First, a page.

The other day I watched with admiration as the tireless adventurer, mountaineer and author Jon Krakauer along with actor/director Sean Penn talked about the inspiration for writing and filming the book “Into The Wild” (which is a marvelous story for a would-be adventurer like myself). The book and movie portrait young Christopher McCandless, who went aimlessly and maplessly into the alaskan wilderness. Krakauer pointed out that he actually understood the motivation of McCandless, who ended up dying in his pursuit of meaning. What Krakauer seemed to understand was the urge to leave the map – not just leave it behind, but actually leave it, moving off the map to carve a new path for himself:
“People don’t get it. He didn’t even have a fuckin’ map; what kind of idiot? THAT was the point. There’s no blank spots on the map anymore, anywhere on earth. If you want a blank spot on the map, you gotta leave the map behind.”
This somewhat contradictory statement immediately resonated with me (even though I would probably never wander into any wilderness without the safety of maps, a gps an so on). Krakauer implies that as the entire world is now carefully mapped, we must ignore these maps if we desire to explore the world anew.
I am now thinking about this idea of “leaving the map” as a clear analogy to the work I’m doing with education.
I like analogies. They can help us see things, which we might just ignore or write off, and they help us see those same things in a new perspective (they can also confuse and muddle things, but that’s another matter).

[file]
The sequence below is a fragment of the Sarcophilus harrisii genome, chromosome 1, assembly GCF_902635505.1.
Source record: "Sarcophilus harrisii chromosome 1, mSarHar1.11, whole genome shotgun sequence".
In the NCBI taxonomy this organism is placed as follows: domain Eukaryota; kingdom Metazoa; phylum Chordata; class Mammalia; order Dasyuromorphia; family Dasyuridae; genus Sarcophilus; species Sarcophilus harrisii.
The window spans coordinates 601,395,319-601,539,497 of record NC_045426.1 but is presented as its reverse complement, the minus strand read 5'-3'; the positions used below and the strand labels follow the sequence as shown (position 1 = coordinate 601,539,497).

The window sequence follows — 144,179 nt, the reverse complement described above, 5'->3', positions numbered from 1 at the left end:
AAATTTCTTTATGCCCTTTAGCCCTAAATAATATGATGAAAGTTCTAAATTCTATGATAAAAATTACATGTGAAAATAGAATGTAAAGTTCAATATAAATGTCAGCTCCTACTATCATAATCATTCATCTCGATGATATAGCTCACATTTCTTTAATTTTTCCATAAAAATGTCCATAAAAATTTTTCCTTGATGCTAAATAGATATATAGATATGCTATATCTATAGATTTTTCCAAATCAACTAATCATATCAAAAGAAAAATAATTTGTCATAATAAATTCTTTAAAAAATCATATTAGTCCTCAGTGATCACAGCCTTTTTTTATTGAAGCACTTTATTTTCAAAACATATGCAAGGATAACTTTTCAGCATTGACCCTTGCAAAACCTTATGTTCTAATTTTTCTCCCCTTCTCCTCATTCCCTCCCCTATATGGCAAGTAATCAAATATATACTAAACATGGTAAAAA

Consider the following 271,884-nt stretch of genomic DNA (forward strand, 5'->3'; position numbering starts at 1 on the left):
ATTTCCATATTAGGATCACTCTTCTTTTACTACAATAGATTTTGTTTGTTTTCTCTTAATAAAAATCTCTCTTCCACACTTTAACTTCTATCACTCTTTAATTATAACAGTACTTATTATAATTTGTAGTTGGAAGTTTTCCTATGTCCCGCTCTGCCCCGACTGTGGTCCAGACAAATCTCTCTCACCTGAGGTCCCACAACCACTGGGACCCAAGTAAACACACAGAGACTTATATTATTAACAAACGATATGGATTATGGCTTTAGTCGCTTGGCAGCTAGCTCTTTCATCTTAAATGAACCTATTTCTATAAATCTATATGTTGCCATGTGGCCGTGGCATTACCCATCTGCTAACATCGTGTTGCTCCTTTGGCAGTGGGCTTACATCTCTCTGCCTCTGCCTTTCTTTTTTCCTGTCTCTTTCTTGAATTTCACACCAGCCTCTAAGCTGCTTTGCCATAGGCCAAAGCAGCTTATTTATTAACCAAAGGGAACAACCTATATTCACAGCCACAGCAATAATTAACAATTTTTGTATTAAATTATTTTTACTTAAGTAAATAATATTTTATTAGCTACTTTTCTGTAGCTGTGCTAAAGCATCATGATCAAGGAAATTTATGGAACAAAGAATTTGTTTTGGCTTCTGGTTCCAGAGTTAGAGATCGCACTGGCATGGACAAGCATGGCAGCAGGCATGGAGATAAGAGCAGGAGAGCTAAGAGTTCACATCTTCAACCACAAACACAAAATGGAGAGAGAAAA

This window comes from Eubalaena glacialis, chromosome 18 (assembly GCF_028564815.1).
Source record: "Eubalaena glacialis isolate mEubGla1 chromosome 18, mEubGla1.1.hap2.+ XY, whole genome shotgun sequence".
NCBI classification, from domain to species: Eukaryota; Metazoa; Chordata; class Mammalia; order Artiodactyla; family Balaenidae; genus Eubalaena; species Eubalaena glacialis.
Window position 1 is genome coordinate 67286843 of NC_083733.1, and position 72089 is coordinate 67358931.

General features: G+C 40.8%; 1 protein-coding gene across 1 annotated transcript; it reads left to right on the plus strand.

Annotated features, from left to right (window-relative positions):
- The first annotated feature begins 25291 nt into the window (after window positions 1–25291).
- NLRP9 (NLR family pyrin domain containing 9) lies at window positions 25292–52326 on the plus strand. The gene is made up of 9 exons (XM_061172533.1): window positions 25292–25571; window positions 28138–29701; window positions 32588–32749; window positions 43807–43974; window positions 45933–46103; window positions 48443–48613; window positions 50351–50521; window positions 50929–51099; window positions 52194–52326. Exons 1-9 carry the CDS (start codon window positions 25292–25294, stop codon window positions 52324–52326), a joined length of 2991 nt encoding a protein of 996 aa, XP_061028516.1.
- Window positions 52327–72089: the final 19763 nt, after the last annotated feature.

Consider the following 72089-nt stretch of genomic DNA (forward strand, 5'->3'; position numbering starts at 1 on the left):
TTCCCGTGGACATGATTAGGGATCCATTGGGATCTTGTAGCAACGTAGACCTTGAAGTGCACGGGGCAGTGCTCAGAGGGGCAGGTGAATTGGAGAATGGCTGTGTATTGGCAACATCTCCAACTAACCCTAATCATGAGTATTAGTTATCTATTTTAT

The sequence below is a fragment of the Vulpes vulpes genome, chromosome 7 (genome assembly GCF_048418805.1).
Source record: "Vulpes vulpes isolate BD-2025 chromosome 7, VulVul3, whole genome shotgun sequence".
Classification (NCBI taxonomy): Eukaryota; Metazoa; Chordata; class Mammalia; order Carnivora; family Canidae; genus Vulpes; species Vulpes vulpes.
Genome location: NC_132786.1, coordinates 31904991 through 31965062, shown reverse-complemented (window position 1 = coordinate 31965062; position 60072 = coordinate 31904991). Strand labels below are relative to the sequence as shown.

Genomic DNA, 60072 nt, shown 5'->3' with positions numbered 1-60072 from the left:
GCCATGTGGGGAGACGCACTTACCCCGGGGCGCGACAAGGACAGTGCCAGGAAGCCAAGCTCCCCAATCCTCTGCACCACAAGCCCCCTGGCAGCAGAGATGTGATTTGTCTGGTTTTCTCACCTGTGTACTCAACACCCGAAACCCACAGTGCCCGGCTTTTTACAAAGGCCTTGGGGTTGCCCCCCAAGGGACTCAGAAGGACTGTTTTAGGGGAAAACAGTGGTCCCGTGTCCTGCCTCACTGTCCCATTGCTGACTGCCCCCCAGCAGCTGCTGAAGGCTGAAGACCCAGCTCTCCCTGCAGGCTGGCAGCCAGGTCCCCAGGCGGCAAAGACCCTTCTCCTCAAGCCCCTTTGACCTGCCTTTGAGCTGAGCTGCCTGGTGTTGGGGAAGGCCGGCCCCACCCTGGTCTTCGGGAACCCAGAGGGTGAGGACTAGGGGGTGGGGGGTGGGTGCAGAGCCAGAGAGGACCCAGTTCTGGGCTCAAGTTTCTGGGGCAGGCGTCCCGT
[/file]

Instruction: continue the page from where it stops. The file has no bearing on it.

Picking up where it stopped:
These maps may very well be growing obsolete and useless, pointing us in the wrong direction down blind alleys.
Thus, we must be willing to leave the existing maps behind, explore society and the territory of education once more, draw new maps – and continue to do so.
Or, according to Ken Robinson in the very inspiring TED-talk found below, we must shift our focus from evolution to revolution:
“Every education in the the world is being reformed at the moment, and it’s not enough. Reform is no use anymore, because that’s simply improving a broken model. What we need […] is not evolution, but a revolution in education. This has to be transformed into something else. One of the real challenges is to innovate fundamentally in education. Innovation is hard, because it means doing something that people don’t find very easy for the most part. It means challenging what we take for granted, things that we think are obvious.”
As humans, we hunger for easy solutions, but sadly, no such thing is readily available in this case.
Even so, we should consider leaving the map behind a crucial part of our solution. We should continually encourage experiments and a willingness to risk failing by challenging conventional wisdom and old assumptions on what constitutes good education.
Failure is definitely an option, and one we must embrace in order to move forward along the right tracks.